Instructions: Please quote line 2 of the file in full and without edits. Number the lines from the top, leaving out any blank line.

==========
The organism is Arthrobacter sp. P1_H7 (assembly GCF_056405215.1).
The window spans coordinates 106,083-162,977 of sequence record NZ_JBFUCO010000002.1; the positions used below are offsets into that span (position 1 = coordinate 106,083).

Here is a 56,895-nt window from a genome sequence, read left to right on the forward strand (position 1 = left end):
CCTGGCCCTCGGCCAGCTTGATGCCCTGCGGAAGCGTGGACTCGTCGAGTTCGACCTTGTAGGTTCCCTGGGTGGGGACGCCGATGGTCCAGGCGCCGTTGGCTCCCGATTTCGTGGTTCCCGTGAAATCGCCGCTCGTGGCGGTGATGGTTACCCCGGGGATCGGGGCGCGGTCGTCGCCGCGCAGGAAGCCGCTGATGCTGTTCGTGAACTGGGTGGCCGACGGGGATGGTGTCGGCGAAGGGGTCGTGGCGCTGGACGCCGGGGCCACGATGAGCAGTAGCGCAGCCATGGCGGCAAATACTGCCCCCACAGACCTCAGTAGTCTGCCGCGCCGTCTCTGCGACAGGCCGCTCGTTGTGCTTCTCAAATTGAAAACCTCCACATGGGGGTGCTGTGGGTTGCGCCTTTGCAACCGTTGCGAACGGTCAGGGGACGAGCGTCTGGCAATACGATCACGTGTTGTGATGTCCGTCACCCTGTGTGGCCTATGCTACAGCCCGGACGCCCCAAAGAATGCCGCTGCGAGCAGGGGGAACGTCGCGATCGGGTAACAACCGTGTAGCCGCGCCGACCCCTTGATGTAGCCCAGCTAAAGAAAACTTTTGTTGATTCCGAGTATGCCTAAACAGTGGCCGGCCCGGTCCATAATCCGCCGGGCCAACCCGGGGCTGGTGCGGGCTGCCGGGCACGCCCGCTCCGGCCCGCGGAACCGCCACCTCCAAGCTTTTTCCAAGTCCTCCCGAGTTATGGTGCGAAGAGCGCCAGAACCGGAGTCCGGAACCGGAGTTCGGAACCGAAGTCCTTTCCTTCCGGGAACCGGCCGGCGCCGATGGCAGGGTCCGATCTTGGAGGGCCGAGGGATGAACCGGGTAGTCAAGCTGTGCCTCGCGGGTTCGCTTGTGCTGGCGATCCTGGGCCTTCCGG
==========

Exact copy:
The window spans coordinates 106,083-162,977 of sequence record NZ_JBFUCO010000002.1; the positions used below are offsets into that span (position 1 = coordinate 106,083).